You can find the original statement of this problem here.

When approaching a problem like this, there’s a few things to notice immediately:

- Find ALL solutions (usually a backtracking hint)
- No duplicate solutions (usually means some type of hashing)
- There’s a target value (defines some type of exit condition)

So right off the bat, I’m going to structure a backtracking solution.

```
/**
* @param {number[]} candidates
* @param {number} target
* @return {number[][]}
*/
var combinationSum2 = function(candidates, target) {
let solution = []
const backtrack = (rem, sol) => {
if(sum of all elements in sol == target){
solution.push(sol)
return
}
for(all possibilities){
backtrack()
}
}
backtrack()
return solution
};
```

Okay, so that’s my starting point. And from here I need to figure out some details about how to backtrack through this problem.

So the theme of all backtracking is this:

- Make a choice
- Check to see if you’ve satisfied the condition for success
- Unmake that choice
- Move on to the next possibility

It is systematic trial and error. In this problem we have a set of candidates that we need to iterate over, they represent our “possibilities” and we need to cover all of them.

Our condition is that the sum of all the elements in an individual solution adds up to the target value. Now that’s going to be a silly operation to add up all the elements of the array every time we want to check for a solution, so we’ll keep a running total.

I’m also going to set my default arguments in this step.

Like so

```
/**
* @param {number[]} candidates
* @param {number} target
* @return {number[][]}
*/
var combinationSum2 = function(candidates, target) {
// this is a backtracking problem
let solution = []
const backtrack = (rem = candidates, sum = 0,sol = []) => {
if(sum == target){
solution.push(sol)
return
}
for(let i = 0; i < rem.length; i++){
let choice = rem[i]
sum += choice
backtrack(rem, sum, sol)
sum -= choice
}
}
backtrack()
return solution
};
```

Notice the sum+ and sum-, that’s the choose/unchoose bit of backtracking at work.

We now need to do our array work. We need to choose/unchoose array elements for our solution. Also notice I’m broadening our termination condition in this step, as not all attempts to find a solution will be successful and we need to prune our results at those points.

```
/**
* @param {number[]} candidates
* @param {number} target
* @return {number[][]}
*/
var combinationSum2 = function(candidates, target) {
// this is a backtracking problem
let solution = []
const backtrack = (rem, sum = 0,sol = []) => {
if(sum >= target || rem.length == 0){
if(sum == target){
solution.push(sol)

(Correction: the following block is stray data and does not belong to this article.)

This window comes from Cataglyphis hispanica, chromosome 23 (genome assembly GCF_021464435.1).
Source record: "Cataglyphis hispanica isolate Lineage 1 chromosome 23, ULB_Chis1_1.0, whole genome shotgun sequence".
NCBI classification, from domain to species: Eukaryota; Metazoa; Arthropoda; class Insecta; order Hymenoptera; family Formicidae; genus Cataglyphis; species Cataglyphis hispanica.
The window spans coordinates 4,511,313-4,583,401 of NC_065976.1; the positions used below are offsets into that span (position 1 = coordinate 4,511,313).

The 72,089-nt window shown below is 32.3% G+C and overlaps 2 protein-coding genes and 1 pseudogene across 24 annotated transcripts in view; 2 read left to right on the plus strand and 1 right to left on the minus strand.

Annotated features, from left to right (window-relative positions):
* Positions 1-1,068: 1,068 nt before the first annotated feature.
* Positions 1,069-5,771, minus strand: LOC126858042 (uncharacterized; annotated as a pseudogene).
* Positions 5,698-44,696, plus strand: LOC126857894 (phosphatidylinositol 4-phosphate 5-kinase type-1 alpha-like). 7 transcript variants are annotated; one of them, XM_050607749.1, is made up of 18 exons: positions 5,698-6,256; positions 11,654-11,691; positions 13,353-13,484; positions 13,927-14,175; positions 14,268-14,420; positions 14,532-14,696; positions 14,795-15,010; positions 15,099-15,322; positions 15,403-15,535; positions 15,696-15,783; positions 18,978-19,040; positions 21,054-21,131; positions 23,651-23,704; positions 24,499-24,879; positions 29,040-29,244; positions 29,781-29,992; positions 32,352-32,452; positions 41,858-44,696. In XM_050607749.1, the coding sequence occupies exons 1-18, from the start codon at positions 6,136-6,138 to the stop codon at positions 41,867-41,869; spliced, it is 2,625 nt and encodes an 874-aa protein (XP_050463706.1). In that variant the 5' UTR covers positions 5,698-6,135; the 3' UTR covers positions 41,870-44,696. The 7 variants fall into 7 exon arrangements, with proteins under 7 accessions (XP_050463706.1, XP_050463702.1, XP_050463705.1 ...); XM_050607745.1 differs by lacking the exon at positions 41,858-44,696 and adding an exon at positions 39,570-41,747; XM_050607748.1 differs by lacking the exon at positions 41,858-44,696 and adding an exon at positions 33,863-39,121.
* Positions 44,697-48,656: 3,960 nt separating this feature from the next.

}
return
}
for(let i = 0; i < rem.length; i++){
let choice = rem[i]
rem.splice(i, 1)
sum += choice
sol.push(choice)
backtrack(rem, sum, sol)
rem.splice(i,0, choice)
sol.pop()
sum -= choice
}
}
backtrack(candidates)
return solution
};
```

At this point we have what looks like it could be an intermediate solution to our problem, but it’s not done. In fact, it doesn’t work yet. The above will go through our process, but you’ll end up with an array of empty arrays. Because you’re essentially pushing many references to “sol” onto a solutions array. To get what we want, we need to copy that array. ALSO, we need to eliminate any duplicates, which brings us to the hashing part of the problem.

Whenever you think “eliminate duplicates”, you need to also think “make a hash map and design a good key”.

In our case, that’s going to mean copying our solution array, sorting it, and then stringifying it to make a key. This will make sure that we never end up with duplicates. It will also mean changing our solution variable into an object instead of an array.

```
/**
* @param {number[]} candidates
* @param {number} target
* @return {number[][]}
*/
var combinationSum2 = function(candidates, target) {
// this is a backtracking problem
let solution = {}
const backtrack = (rem, sum = 0,sol = []) => {
if(sum >= target || rem.length == 0){
if(sum == target){
let arr = sol.slice()
arr.sort((a,b)=>a-b)
const key = JSON.stringify(arr)
solution[key] = arr
}
return
}
for(let i = 0; i < rem.length; i++){
let choice = rem[i]
rem.splice(i, 1)
sum += choice
sol.push(choice)
backtrack(rem, sum, sol)
rem.splice(i,0, choice)
sol.pop()
sum -= choice
}
}
backtrack(candidates)
return Object.values(solution)
};
```

And there you go. This solves the problem.

It’s not a very efficient solution to the problem, but it is a practical solution that any software engineer should be able to see intuitively.

These types of array operations and optimization problems aren’t just for education either. Being well versed in this type of data manipulation comes in handy when building actual software for yourself and for clients.